Criminalizing Hong Kong auditing


There is a bill working its way through the Hong Kong legislature that would criminalize certain audit failures. Under the bill, auditors would face criminal liability if they knowingly or recklessly omit a required statement in the audit report. Naturally, Hong Kong accountants are up in arms over the proposal. Keith Pogson, President of the HKICPAs (and an E&Y partner) says the effect of the rule will be to “drive more business offshore” and to “create unnecessary barriers for business operations and companies set up in Hong Kong”. The main concern is that the proposed law would not require any dishonest intent, but rather "knowingly or recklessly” omitting a required statement.  

A government spokesperson told the South China Morning Post: “the new proposal was an important step towards enhancing the reliability of financial statements and improving the regulatory regime for auditors”. Concerns about audit quality increased significantly after the Financial Reporting Council put 13 listed companies on watch for alleged auditing problems. 

If diplomacy fails, what's next?

William McGovern of Kobre and Kim in Hong Kong has penned an editorial in China Daily calling for the resolution of the present standoff between China and the SEC over enforcement of subpoenas related to stock frauds of Chinese companies to be settled through diplomacy rather than the courts. I agree with this sentiment, but I am increasingly pessimistic that diplomacy is going to work. While I understand that SEC officials will have discussions with Chinese regulators next month in Beijing, their respective positions may be irreconcilable. 

John Hempton’s kleptocracy blockbuster adds further intrigue to the issue, since he asserts that the Big Four firms have signed off on frauds that are connected to princelings. I don’t see the Chinese looking for any help from U.S. regulators as they sort out the issues raised by the Bo Xilai case. 

So what happens if the SEC/Deloitte case is not resolved? 

I have heard that SEC subpoenas have been issued to the other Big Four firms in China as well, so the issue is unlikely to be limited to Deloitte. The PCAOB faces a December deadline to complete inspections of Chinese accounting firms that are registered with the PCAOB. It seems highly unlikely that they will meet this deadline, since Chinese regulators will not let them come to China. While the PCAOB could extend the deadline, they have already been under political pressure to act. In this election year, where China bashing might become a tool for either party, it seems unlikely an extension will be well received. The argument that Chinese companies that want to access U.S. capital markets must follow U.S. laws resonates with most people. Without resolution, the only meaningful option for the SEC, and the PCAOB, is for the PCAOB to deregister the firms and for the SEC to ban them from practice before the SEC.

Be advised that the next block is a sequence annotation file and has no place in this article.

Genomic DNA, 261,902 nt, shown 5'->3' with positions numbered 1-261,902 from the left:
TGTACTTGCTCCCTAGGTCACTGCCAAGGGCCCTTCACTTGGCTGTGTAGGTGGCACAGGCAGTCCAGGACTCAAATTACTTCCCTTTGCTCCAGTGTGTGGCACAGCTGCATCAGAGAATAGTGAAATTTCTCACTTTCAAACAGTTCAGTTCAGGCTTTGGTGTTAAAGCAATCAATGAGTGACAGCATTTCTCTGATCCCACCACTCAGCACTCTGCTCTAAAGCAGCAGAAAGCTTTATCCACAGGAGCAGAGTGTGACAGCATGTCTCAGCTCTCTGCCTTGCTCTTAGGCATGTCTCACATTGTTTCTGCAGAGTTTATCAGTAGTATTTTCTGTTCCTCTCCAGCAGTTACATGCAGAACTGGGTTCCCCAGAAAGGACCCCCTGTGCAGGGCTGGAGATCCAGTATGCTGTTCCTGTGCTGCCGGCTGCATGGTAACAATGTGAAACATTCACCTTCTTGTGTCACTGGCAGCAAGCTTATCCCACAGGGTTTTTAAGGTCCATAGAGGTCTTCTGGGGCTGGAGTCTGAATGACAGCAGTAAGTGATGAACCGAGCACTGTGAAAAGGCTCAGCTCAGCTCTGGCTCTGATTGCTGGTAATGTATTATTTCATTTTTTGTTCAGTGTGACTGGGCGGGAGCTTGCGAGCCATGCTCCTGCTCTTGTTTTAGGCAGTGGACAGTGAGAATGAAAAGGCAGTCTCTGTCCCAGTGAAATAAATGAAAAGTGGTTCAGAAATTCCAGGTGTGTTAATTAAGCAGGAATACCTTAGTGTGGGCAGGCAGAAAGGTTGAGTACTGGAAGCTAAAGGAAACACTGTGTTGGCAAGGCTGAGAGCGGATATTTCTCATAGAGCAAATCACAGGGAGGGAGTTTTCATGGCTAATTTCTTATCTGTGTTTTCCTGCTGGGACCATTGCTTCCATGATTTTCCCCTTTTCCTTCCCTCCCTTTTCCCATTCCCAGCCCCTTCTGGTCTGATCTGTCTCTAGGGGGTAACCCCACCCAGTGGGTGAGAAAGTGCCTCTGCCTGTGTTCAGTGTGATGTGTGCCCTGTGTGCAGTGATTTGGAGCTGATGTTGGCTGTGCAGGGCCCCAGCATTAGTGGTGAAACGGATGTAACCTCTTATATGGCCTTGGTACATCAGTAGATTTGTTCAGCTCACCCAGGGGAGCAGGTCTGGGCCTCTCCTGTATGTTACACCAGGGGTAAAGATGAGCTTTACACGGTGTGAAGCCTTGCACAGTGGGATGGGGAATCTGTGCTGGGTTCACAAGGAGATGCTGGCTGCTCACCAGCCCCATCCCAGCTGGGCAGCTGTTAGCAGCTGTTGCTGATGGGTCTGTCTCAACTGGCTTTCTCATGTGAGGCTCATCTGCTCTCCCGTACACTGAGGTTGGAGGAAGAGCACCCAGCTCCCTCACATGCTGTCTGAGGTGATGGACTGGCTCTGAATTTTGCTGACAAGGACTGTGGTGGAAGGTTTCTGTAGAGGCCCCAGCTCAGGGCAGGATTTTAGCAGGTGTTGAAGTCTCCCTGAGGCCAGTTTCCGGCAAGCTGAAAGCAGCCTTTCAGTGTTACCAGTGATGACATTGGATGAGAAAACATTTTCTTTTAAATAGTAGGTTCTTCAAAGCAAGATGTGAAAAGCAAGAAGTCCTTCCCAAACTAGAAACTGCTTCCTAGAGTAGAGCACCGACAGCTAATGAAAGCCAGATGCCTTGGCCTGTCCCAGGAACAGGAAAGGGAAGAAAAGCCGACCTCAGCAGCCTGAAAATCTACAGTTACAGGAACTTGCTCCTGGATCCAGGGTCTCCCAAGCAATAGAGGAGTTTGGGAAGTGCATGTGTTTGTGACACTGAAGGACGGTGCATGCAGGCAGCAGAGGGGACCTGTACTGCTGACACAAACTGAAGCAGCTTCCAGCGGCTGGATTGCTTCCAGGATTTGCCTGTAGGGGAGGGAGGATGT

Allegations of Big Four corruption

John Hempton of Bronte Capital has posted an inflammatory post (it is outside the Great Firewall) alleging that China is a massive kleptocracy and that the beneficiaries of the wave of stock frauds by Chinese companies listed in the U.S. include the children and family of CPC Central Committee members. He offers no evidence to back up these assertions yet says they are based on his personal experience. 

He also claims personal experience of this assertion:

When given direct evidence of fraudulent accounts in the US filed by a large company with CPC family members as beneficiaries or management a big 4 audit firm will (possibly at the risk to their global franchise) sign the accounts knowing full well that they are fraudulent. The auditors (including and arguably especially the big four) are co-opted for the benefit of Chinese kleptocrats.

Those are strong accusations. If Hempton actually has personal experience and direct evidence of Big Four corruption as he says he does, he needs to turn that evidence over to the SEC and the PCAOB. It is simply unfair to investors and the Big Four firms if this issue is not run to ground. 

Copyright ©  2017         Paul L. Gillis all rights reserved